Small Business Majority Blog

Small Business Matters

Ohio lawmakers are pushing legislation that would roll back the state’s energy efficiency standards, and one local solar business is fired up in its opposition.

Third Sun Solar, based in Athens, has seen first-hand how energy efficiency has cut costs, spurred innovation and created business opportunities. Eliminating Ohio’s clean energy standards, as Senate Bill 310 aims to do, would not only lead to increased energy costs, but could significantly hamper their small business.

Third Sun Solar is the brainchild of Geoff and Michelle Greenfield. The original idea was to build a home in the hills overlooking Athens, and to power it using innovative sources. Geoff and Michelle were curious about how wind, solar and geothermal power might provide for their new home and young family.

With a Peace Corps background in building clean water systems in central Africa, Geoff took on the challenge of building clean energy systems for their new home. Once it was completed, a local newspaper took notice and ran a story about off-grid living and alternative energy systems. Soon, the idea for their home became a weekend sideline business for Geoff, as people in the area asked him to build similar systems for their homes.

In time, this grew into Third Sun Solar—an incubator for start-up technology businesses. With two young sons and, now, an infant business, Geoff and Michelle named the company Third Sun Solar because nurturing it was like having another child.

Geoff and Michelle Greenfield

Today, with solar panel prices falling as the industry grows to scale, and with growing popular interest in clean energy, Third Sun Solar and other local solar installers across the nation are seeing their businesses slowly moving forward.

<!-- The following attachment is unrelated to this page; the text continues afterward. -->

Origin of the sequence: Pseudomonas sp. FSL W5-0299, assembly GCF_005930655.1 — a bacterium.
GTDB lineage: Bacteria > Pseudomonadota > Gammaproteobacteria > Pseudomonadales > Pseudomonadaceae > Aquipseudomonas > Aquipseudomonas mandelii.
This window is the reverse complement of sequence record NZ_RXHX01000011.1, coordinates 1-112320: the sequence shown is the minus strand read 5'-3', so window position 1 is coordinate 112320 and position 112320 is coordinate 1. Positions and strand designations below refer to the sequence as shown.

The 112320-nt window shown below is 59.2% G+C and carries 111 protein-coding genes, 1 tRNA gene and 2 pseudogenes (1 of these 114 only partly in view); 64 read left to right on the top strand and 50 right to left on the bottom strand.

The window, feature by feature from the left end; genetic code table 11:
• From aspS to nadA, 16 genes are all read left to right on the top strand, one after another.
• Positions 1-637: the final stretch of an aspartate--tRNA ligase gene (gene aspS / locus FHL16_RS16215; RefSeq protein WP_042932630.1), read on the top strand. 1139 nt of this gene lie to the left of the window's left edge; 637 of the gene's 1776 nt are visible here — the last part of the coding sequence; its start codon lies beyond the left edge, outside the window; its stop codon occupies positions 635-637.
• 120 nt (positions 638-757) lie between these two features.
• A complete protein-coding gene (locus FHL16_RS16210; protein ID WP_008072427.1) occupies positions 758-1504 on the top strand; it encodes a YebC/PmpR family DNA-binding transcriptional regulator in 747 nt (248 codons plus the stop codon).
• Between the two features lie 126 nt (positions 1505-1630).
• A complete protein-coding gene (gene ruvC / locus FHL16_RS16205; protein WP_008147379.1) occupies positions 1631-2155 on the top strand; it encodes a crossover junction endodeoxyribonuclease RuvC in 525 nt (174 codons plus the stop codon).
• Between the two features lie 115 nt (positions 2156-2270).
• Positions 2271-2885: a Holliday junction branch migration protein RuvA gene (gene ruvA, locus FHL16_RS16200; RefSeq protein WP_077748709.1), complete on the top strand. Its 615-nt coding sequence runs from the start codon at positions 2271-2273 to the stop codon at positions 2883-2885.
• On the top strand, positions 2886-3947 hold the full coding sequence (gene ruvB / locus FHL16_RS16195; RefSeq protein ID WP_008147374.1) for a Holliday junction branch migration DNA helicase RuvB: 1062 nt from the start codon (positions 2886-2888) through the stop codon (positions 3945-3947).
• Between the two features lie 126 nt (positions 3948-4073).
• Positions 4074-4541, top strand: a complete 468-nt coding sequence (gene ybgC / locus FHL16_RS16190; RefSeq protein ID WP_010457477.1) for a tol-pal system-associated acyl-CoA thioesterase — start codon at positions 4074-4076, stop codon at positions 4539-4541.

But the progress may be slowed if Ohio’s lawmakers have their way. Senate Bill 310 would freeze Ohio’s renewable standards and restore unchecked power into the hands of the utilities. It would allow the utilities to continue their “business as usual” practices and pass wasted costs and coal-fired pollution on to their ratepayers.

It’s not just the Greenfields who support strong standards. A recent survey found nearly 75 percent of Ohioans support clean energy standards, and Small Business Majority’s polling found more than half of Ohio small businesses say the state’s current standards create business opportunities. Given this strong support, senators should take notice and stamp out this legislation now.

One such energy supporter is Dale Grassbaugh, owner and operator of GrassyDell Farms is Knox County, Ohio.

Recently, Grassbaugh added a 31kW solar electric system to the roof of their dairy barn. Dale estimates it will save him over $400 each month on his electric bill and opposes SB 310, which would rollback these beneficial energy standards.

“I think we should go ahead and keep progressing and not fall back,” said Grassbaugh. “If we can use renewables like solar to make the fossil fuels last longer, we should do that. Previous generations have made things that improved our lives; we should be doing the same for future generations.”

Tom Hoffman, a Third Sun Solar customer in Gambier, Ohio, also opposes scaling back Ohio’s energy standards. “SB 310 is a backward step, and a tragic one—Ohio would be the first state in the nation to freeze the state’s enacted clean-energy goals,” he said.

As support continues to build, it’s clear the Greenfields and many others are hoping to highlight the importance of Ohio’s standards bright enough to make Ohio lawmakers see the light.

John Cavanaugh, CEO of Cross Cultural Communications

A group of Ohio lawmakers are pushing legislation that would put the kibosh on the Buckeye State’s energy efficiency standards. They claim these standards hurt businesses. However, Small Business Majority asked Ohio small business owners what they think about strong clean energy and energy efficiency standards and found they strongly support them. Small businesses believe stronger energy standards save them money and open up a new segment of the economy that creates business opportunities.